Putting multi-signature into practise: Cosign Coin
Wednesday 07 May 2014
You may have heard about bitcoin 2.0 features in recent weeks, one of which being multisignature wallets. To reiterate, multisignature bitcoin wallets have more than one private key associated with them, requiring a certain amount in order to access their funds.
A 2-of-3 bitcoin wallet, for example, requires 2 out of the 3 available private keys in order to access its funds. This sounds good in theory for conducting transactions with others, but how would this actually pan out? To answer this question, Im usinge the example of a service called Cosign Coin, a multisignature escrow service.
How does Cosign Coin work?
Cosign Coin is not yet another cryptocurrency, but a multisignature escrow that allows you to conduct transactions without the need to trust the escrow service.
Let’s say you would like to sell a used graphics card for about 0.5 BTC. Normally, as the seller, you would send that 0.5 BTC directly to the escrow and hope they are trustworthy. Your bitcoins are entirely out of your hands, and there is that potentially corruptible human element when using this type of escrow.
With a multisignature escrow, you would simply generate a multisignature bitcoin address with 3 private keys associated with it, with one belonging to you, one belonging to the buyer, and one belonging to Cosign Coin.
Proceeding with the example, the buyer sends their 0.5 BTC to the new multisignature address while you ship your graphics card to them. Once the buyer receives the graphics card, they send their private key over to you, giving you control over the 0.5 BTC in the multisignature address.
But let’s say something goes wrong; the buyer claims they did not receive the graphics card when you clearly sent it. This is where the escrow service acts as an arbitrator, holding their own private key for this reason; they give their private key to the person they deem correct in the dispute, giving them control of the funds.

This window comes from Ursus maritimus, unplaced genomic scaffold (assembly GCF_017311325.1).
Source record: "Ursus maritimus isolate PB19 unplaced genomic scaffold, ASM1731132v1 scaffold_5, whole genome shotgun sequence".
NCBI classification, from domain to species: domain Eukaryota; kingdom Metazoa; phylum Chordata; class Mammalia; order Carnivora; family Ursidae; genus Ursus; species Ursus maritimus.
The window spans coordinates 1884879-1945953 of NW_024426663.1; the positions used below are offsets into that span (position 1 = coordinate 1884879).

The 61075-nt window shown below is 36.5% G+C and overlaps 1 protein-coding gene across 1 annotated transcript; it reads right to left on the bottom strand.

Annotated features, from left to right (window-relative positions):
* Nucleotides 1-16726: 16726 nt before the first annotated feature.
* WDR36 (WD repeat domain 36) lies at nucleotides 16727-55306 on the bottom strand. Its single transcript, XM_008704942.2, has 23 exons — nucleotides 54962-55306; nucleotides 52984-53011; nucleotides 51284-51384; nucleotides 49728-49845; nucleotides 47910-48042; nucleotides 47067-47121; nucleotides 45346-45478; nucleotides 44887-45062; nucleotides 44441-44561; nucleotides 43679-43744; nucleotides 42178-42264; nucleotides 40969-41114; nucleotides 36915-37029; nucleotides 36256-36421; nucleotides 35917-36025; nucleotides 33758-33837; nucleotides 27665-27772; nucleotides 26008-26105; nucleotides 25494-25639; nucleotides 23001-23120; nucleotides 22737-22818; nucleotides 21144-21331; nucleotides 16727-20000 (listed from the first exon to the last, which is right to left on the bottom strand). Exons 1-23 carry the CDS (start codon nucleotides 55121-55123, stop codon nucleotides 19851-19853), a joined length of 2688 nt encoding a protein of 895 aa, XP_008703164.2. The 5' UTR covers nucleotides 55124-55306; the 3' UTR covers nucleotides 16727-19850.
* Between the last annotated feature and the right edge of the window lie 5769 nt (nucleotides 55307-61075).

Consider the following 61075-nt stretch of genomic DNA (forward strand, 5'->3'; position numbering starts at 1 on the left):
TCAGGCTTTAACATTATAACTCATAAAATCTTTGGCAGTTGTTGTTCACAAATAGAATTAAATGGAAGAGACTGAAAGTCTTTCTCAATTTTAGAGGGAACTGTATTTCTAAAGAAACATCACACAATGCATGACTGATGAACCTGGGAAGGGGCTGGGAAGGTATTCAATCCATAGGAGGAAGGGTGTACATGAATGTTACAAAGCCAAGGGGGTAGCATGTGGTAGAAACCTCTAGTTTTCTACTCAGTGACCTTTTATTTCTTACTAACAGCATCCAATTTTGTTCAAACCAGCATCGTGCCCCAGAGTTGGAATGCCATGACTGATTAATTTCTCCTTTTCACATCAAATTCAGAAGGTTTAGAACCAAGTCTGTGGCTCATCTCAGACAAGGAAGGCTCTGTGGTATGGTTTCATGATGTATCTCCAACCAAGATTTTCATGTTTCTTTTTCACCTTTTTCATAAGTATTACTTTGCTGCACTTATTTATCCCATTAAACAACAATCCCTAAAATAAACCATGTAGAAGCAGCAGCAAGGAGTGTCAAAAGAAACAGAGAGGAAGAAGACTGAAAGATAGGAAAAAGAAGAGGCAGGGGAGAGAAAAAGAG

Both the buyer and seller attempt to provide evidence supporting their claim. In your case, you provide the tracking number that is associated with your graphics card and proof that the tracking number is indeed associated with it. The service, in this case Cosign Coin, would deem that you are correct in your assertion that you indeed sent your graphics card and will give you their private key. In the end, you still get your 0.5 BTC.
How do I use Cosign Coin?
Upon reaching their website, you will be greeted immediately with a prompt allowing you to create a multisignature escrow address. Here, though, is where it gets a bit tricky due to the fact that you would have to utilize your bitcoin address’ public address.
This may confuse a newcomer, including myself, who believed that a bitcoin address and its public key were one and the same. This idea is not true, however, and extracting said public key will be a different process based on what wallet you choose to store your bitcoins.
For example, if you choose the standard Bitcoin-QT wallet, you would need to reach the “console” under the “help” tab. You would then enter “validateaddress” into the console that appears. You’ll be presented with a readout like the one below:
"isvalid" : true,
"address" : "1Fb34EMjNdfWNZFVJChTGvJ6bU3gCnYqbY",
"ismine" : true,
"isscript" : false,
"pubkey" : "02385a6472ec8e49ea84d805210526eed03ab3bf347e27d1dd3886a37b2510618d",
"iscompressed" : true,
"account" : ""
The bold “pubkey” will be your address’ public key, which you will enter into the Cosign Coin “Start New Escrow” form.
Do keep in mind that each bitcoin wallet will have a different means of obtaining public keys for each address. Bitcoin-QT may have a slightly different process than Electrum or Blockchain.info, for example.
If a dispute does need to be resolved between buyer and seller, Cosign Coin will allow human intervention, but for a slightly higher fee than a normal transaction would entail. If a dispute ticket is submitted, yet both parties come to an agreement, you don’t have to pay the higher fee; it only applies if the dispute resolution service was actually utilized.
It was ultimately inevitable that bitcoin 2.0 features would be implemented, and Cosign Coin is a good example of such implementation. Anonymous buyers and sellers can now trade more reliably than ever before, creating a safer trading environment from fraudulent people. Be aware of other services that utilize bitcoin 2.0 features effectively, as they will be cropping up.
If you’d like to check out Cosign Coin, you can do so here.
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